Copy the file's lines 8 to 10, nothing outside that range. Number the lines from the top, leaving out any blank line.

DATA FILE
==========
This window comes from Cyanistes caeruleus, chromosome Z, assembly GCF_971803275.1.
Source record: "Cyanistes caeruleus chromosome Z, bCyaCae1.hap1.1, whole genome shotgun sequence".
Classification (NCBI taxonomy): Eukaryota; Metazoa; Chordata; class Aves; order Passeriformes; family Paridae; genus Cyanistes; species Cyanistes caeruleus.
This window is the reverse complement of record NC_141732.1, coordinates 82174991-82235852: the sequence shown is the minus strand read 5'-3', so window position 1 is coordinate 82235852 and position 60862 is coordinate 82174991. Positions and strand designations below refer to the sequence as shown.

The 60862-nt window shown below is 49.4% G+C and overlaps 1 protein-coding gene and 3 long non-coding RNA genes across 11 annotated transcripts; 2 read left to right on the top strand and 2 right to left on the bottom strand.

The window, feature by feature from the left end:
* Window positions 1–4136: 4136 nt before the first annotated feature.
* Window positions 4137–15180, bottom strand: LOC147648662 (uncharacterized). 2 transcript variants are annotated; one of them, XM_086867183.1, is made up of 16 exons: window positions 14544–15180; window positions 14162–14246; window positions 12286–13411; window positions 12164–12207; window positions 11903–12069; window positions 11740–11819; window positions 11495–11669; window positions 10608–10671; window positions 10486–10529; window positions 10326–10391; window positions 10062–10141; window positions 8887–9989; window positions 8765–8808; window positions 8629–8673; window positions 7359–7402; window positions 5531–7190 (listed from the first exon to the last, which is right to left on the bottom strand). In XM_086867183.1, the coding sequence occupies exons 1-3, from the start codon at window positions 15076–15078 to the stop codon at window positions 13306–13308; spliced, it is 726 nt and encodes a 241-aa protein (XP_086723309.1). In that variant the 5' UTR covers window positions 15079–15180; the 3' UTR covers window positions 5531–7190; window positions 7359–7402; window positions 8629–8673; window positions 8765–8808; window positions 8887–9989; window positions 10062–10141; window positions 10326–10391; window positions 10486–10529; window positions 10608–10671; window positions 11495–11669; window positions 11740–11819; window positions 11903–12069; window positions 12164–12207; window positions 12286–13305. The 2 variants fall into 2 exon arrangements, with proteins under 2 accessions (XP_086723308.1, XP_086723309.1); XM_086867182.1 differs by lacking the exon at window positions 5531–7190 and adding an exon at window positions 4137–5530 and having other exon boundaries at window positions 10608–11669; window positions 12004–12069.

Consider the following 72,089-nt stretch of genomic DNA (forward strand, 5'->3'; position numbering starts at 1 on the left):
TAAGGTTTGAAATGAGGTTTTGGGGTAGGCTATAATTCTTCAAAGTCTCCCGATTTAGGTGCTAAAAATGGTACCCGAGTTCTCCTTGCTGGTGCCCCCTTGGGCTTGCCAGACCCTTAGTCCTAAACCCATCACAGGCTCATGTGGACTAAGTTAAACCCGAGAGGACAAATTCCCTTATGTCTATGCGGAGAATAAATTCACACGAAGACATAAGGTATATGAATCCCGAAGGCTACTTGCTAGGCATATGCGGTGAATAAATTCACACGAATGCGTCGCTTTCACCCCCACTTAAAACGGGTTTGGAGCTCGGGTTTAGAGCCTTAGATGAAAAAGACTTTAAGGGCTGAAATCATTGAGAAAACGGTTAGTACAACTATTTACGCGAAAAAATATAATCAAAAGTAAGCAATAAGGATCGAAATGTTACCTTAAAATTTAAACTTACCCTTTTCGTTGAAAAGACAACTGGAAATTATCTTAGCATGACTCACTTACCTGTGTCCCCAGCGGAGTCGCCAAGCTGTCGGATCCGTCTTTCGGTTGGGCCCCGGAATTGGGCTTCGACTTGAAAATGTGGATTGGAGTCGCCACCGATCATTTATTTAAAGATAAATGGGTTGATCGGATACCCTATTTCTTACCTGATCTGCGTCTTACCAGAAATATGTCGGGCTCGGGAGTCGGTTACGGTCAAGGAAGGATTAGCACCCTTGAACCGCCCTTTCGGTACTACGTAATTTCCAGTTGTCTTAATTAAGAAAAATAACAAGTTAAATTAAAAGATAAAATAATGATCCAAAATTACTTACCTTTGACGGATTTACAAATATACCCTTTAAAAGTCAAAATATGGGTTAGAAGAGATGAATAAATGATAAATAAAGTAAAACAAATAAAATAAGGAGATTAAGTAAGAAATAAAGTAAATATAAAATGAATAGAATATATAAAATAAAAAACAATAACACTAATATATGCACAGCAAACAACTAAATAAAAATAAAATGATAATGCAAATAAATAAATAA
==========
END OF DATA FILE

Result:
* Window positions 4137–15180, bottom strand: LOC147648662 (uncharacterized). 2 transcript variants are annotated; one of them, XM_086867183.1, is made up of 16 exons: window positions 14544–15180; window positions 14162–14246; window positions 12286–13411; window positions 12164–12207; window positions 11903–12069; window positions 11740–11819; window positions 11495–11669; window positions 10608–10671; window positions 10486–10529; window positions 10326–10391; window positions 10062–10141; window positions 8887–9989; window positions 8765–8808; window positions 8629–8673; window positions 7359–7402; window positions 5531–7190 (listed from the first exon to the last, which is right to left on the bottom strand). In XM_086867183.1, the coding sequence occupies exons 1-3, from the start codon at window positions 15076–15078 to the stop codon at window positions 13306–13308; spliced, it is 726 nt and encodes a 241-aa protein (XP_086723309.1). In that variant the 5' UTR covers window positions 15079–15180; the 3' UTR covers window positions 5531–7190; window positions 7359–7402; window positions 8629–8673; window positions 8765–8808; window positions 8887–9989; window positions 10062–10141; window positions 10326–10391; window positions 10486–10529; window positions 10608–10671; window positions 11495–11669; window positions 11740–11819; window positions 11903–12069; window positions 12164–12207; window positions 12286–13305. The 2 variants fall into 2 exon arrangements, with proteins under 2 accessions (XP_086723308.1, XP_086723309.1); XM_086867182.1 differs by lacking the exon at window positions 5531–7190 and adding an exon at window positions 4137–5530 and having other exon boundaries at window positions 10608–11669; window positions 12004–12069.

Consider the following 72,089-nt stretch of genomic DNA (forward strand, 5'->3'; position numbering starts at 1 on the left):
TAAGGTTTGAAATGAGGTTTTGGGGTAGGCTATAATTCTTCAAAGTCTCCCGATTTAGGTGCTAAAAATGGTACCCGAGTTCTCCTTGCTGGTGCCCCCTTGGGCTTGCCAGACCCTTAGTCCTAAACCCATCACAGGCTCATGTGGACTAAGTTAAACCCGAGAGGACAAATTCCCTTATGTCTATGCGGAGAATAAATTCACACGAAGACATAAGGTATATGAATCCCGAAGGCTACTTGCTAGGCATATGCGGTGAATAAATTCACACGAATGCGTCGCTTTCACCCCCACTTAAAACGGGTTTGGAGCTCGGGTTTAGAGCCTTAGATGAAAAAGACTTTAAGGGCTGAAATCATTGAGAAAACGGTTAGTACAACTATTTACGCGAAAAAATATAATCAAAAGTAAGCAATAAGGATCGAAATGTTACCTTAAAATTTAAACTTACCCTTTTCGTTGAAAAGACAACTGGAAATTATCTTAGCATGACTCACTTACCTGTGTCCCCAGCGGAGTCGCCAAGCTGTCGGATCCGTCTTTCGGTTGGGCCCCGGAATTGGGCTTCGACTTGAAAATGTGGATTGGAGTCGCCACCGATCATTTATTTAAAGATAAATGGGTTGATCGGATACCCTATTTCTTACCTGATCTGCGTCTTACCAGAAATATGTCGGGCTCGGGAGTCGGTTACGGTCAAGGAAGGATTAGCACCCTTGAACCGCCCTTTCGGTACTACGTAATTTCCAGTTGTCTTAATTAAGAAAAATAACAAGTTAAATTAAAAGATAAAATAATGATCCAAAATTACTTACCTTTGACGGATTTACAAATATACCCTTTAAAAGTCAAAATATGGGTTAGAAGAGATGAATAAATGATAAATAAAGTAAAACAAATAAAATAAGGAGATTAAGTAAGAAATAAAGTAAATATAAAATGAATAGAATATATAAAATAAAAAACAATAACACTAATATATGCACAGCAAACAACTAAATAAAAATAAAATGATAATGCAAATAAATAAATAA